Yes! At last, we have two presidential candidates who believe that playing whack-a-mole will never suffice.
As Obama said when he ran for his first term, America is a country "whose strength abroad is measured not just by armies, but rather by the power of our ideals, and by our purpose to forge an even more perfect union at home."
Both candidates consistently made that case on Monday. While partisans panned the debate - and neither side appears to have gained much of an election bounce - I saw it as evidence that we're that much closer to articulating a much-needed bipartisan vision for projecting our values around the world.
President Barack Obama and his Republican rival Mitt Romney exchanged fire on foreign policy and national security Monday in their last debate before Election Day. With tension in the air and undecided voters at stake, each candidate challenged the other's claims and positions. CNN conducted fact checks on each politician’s assertions. Click on the headlines for more.
President Barack Obama asserted during Monday's presidential debate that it cost the United States less to help oust Libyan dictator Moammar Gadhafi than it did to run two weeks of the 2003-2011 war in Iraq.
We can attempt a comparison by examining the Defense Department's spending on the two operations.
Although it has been over for nearly a year now, the war in Iraq continued to be a flash point in Monday night's debate between President Barack Obama and his Republican challenger, former Massachusetts Gov. Mitt Romney.
"You say that you're not interested in duplicating what happened in Iraq," said Obama, a Democrat who opposed the U.S.-led invasion in 2003. "But just a few weeks ago, you said you think we should have more troops in Iraq right now. ... You said that we should still have troops in Iraq to this day."
But Romney, who supported the invasion, said Obama wanted to keep U.S. troops there longer - he just couldn't get the Iraqis to go along.
By Adam Levine, CNN
Foreign policy will get increased attention in the two debates left between President Barack Obama and his Republican challenger, Mitt Romney, with the final debate set to be entirely devoted to the subject.
The slugfest between the vice presidential candidates highlighted the toughest challenge for the Republican ticket, namely how to differentiate from Obama administration policies. The vice presidential debate left a number of questions unanswered about how each side distinguishes itself when it comes to national security.
Here's a look at a few of those issues.
Republican presidential nominee Mitt Romney delivered highly publicized remarks on foreign policy Monday afternoon, two weeks before facing President Barack Obama in a security focused debate. The former governor took every opportunity in his 20-minute speech at the Virginia Military Institute to point out the perceived failures of the Obama administration. CNN conducted fact checks on several of Romney’s assertions to gauge their validity.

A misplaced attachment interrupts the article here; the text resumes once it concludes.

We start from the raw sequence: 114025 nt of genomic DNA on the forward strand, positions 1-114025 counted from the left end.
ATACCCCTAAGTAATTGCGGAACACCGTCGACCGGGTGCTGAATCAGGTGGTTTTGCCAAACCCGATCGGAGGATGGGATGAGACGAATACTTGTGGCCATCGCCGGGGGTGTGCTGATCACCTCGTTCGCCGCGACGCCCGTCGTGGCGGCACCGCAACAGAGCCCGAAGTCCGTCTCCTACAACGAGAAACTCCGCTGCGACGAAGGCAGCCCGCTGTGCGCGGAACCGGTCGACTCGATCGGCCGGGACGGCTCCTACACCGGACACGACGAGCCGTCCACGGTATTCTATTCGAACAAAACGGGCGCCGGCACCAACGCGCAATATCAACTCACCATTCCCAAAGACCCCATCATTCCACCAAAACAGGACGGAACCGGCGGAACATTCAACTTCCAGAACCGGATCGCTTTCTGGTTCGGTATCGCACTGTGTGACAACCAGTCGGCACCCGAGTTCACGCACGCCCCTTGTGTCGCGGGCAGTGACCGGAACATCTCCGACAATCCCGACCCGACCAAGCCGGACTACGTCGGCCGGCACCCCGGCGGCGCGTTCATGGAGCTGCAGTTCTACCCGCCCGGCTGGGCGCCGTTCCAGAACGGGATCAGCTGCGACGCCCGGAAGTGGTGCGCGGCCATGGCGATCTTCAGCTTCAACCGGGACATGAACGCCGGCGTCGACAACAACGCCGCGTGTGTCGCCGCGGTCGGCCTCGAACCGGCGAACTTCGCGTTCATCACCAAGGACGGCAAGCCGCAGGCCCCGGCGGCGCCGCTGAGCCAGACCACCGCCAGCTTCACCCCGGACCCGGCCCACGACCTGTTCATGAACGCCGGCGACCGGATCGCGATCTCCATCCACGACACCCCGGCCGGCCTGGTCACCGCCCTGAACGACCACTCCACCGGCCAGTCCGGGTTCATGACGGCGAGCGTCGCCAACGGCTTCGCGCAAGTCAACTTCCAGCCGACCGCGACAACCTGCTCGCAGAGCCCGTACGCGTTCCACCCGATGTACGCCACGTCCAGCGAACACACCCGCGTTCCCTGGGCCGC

Throughout his campaign, Romney has cast himself as an ardent backer of Israel - and, either directly or indirectly, suggested that President Barack Obama hasn't been similarly supportive. Monday was no exception as Romney stated that the relationship between Obama and Israeli Prime Minister Benjamin Netanyahu "has suffered great strains" in recent years.
By the CNN Political Unit
Mitt Romney will seek to bolster his foreign policy credentials in a major speech Monday, two weeks before the GOP presidential nominee takes part in a presidential debate focused on security.
In his remarks, set to take place at the Virginia Military Institute in Lexington, Romney will argue that last month's consulate attack in Benghazi, Libya, "should not be seen as random acts."FULL STORY
By Jill Dougherty
More than 100 senior executives from dozens of U.S. companies, representing finance, energy, technology and other firms, will travel to Egypt on Saturday as part of the largest-ever trade delegation to the region.
Organized by the Chamber of Commerce through its U.S.-Egypt Business Council, the mission's primary aim is to promote private-sector development and to scout for opportunities and partnerships.
But the delegation will also express U.S. business confidence in Egypt and demonstrate a commitment to the country's long-term economic development.
It will be led by Lionel Johnson, the chamber's vice president of Turkey, Middle East, and North Africa affairs, and Steve Farris, chief executive of Apache Corporation, a private Fortune 200 company with more than $10 billion in investments in Egypt.